- "You'd better open it, Ron. It'll be worse if you don't. My gran sent me one once, and I ignored it and — it was horrible."
- —Neville talking to Ron about his Howler[src]
A Howler is a magical letter in a red envelope which enchants the written message into the writer's voice, usually at a very high volume. The physical temperature of the Howler begins to rapidly increase upon delivery, and it will explode if left unopened for too long. This mechanism ensures that the recipient will open the Howler, even though he or she knows that it contains an unpleasantly loud message. Once the message has been received, the envelope bursts into flames, leaving only ashes.
The purpose of the Howler is to deliver a message expressing anger or great displeasure in a manner which standard writing cannot adequately convey. As such, a howler will convey the displeasure of its author/sender even if left unopened, for it will shower the recipient with insults and cursing upon exploding.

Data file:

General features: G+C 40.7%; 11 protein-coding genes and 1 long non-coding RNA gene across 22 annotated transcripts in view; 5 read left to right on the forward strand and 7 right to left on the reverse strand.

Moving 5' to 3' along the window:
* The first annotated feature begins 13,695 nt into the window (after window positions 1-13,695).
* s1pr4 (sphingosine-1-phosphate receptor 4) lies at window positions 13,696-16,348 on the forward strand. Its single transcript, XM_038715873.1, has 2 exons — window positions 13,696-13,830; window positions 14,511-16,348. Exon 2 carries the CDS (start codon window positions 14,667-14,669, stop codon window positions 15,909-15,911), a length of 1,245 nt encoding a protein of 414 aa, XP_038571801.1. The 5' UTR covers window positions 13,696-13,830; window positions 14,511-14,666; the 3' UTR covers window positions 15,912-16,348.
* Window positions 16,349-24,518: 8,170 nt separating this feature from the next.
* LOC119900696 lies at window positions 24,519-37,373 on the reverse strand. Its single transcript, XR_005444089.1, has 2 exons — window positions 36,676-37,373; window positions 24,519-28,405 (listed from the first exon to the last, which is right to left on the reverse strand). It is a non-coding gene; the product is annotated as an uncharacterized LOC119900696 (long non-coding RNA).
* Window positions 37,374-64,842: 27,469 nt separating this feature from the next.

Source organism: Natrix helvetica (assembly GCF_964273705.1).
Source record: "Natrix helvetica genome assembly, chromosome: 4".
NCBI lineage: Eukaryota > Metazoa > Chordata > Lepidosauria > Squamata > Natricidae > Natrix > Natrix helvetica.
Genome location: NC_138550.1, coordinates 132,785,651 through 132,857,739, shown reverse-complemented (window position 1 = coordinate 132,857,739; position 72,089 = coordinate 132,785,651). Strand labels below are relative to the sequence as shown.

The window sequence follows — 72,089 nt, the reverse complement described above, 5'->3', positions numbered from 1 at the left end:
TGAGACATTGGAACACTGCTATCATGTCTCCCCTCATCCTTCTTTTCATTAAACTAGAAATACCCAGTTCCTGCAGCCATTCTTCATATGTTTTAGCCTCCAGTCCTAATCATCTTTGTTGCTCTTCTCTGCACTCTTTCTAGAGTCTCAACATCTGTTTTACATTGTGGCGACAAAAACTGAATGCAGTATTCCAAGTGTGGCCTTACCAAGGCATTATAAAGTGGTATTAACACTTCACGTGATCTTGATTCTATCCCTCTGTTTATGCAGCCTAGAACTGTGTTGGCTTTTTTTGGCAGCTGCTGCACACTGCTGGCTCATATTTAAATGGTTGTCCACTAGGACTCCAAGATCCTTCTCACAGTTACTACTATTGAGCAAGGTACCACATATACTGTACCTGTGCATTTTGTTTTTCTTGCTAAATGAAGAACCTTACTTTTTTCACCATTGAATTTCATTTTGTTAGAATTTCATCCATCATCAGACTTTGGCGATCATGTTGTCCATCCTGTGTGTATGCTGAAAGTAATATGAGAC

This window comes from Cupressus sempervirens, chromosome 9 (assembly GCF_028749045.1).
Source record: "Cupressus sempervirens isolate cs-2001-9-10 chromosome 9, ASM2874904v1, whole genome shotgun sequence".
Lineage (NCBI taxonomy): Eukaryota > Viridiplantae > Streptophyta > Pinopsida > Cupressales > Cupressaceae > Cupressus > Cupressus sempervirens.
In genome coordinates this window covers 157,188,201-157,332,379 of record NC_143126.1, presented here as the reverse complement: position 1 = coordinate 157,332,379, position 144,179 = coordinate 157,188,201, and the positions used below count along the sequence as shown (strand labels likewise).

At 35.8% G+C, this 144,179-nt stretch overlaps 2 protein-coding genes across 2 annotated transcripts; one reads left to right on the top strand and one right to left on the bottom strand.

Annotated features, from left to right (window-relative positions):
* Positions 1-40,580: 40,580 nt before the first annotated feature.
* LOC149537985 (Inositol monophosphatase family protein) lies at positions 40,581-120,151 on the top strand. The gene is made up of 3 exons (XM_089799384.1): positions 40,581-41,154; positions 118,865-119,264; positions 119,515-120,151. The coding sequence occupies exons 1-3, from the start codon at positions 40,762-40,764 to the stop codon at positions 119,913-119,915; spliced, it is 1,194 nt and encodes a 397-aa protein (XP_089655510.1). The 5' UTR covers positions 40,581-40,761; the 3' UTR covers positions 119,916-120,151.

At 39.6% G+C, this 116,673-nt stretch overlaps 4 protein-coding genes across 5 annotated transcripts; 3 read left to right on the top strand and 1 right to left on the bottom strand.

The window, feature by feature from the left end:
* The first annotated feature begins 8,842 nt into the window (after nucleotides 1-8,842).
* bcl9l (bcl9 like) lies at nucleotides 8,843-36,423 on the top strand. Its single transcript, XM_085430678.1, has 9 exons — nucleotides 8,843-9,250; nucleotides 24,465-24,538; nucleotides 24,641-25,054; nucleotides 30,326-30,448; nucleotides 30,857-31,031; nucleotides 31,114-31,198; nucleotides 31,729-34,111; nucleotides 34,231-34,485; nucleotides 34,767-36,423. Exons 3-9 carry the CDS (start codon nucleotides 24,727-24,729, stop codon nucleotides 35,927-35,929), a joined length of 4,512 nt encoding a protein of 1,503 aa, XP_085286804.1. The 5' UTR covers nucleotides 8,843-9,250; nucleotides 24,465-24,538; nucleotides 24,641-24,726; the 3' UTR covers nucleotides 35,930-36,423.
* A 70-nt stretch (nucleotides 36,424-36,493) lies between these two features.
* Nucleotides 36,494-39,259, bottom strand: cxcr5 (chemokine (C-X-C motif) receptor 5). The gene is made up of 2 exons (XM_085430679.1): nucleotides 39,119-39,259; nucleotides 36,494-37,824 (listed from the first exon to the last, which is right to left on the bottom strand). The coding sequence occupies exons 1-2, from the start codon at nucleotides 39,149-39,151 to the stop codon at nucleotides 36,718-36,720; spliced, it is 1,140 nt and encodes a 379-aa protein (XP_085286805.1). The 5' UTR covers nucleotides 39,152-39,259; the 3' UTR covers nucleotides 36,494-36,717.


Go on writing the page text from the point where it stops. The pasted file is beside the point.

People who have been known to receive Howlers
- Neville Longbottom mentioned receiving at least one howler from his grandmother before 1992.
- In 1992, Ron Weasley received a Howler from his mother after he stole his father's Flying Ford Anglia.
- In 1994, Neville received a Howler from his grandmother, after he supposedly misplaced his password list enabling Sirius Black to enter Gryffindor Tower.
- A significant number of Howlers were sent to the Ministry of Magic in the summer of 1994 after the disturbing events of that year's Quidditch World Cup. The Howlers were primarily critical of the security precautions, and they caused appreciable damage to Percy Weasley's work area.
- Also, on that year, Hermione Granger received a few Howlers from readers of Witch Weekly when Rita Skeeter wrote a nasty article on her.
- Harry Potter's Aunt Petunia received a Howler in 1995 from Dumbledore when the Dursleys threatened to kick Harry out of their home after two Dementors attacked Harry and his cousin, Dudley.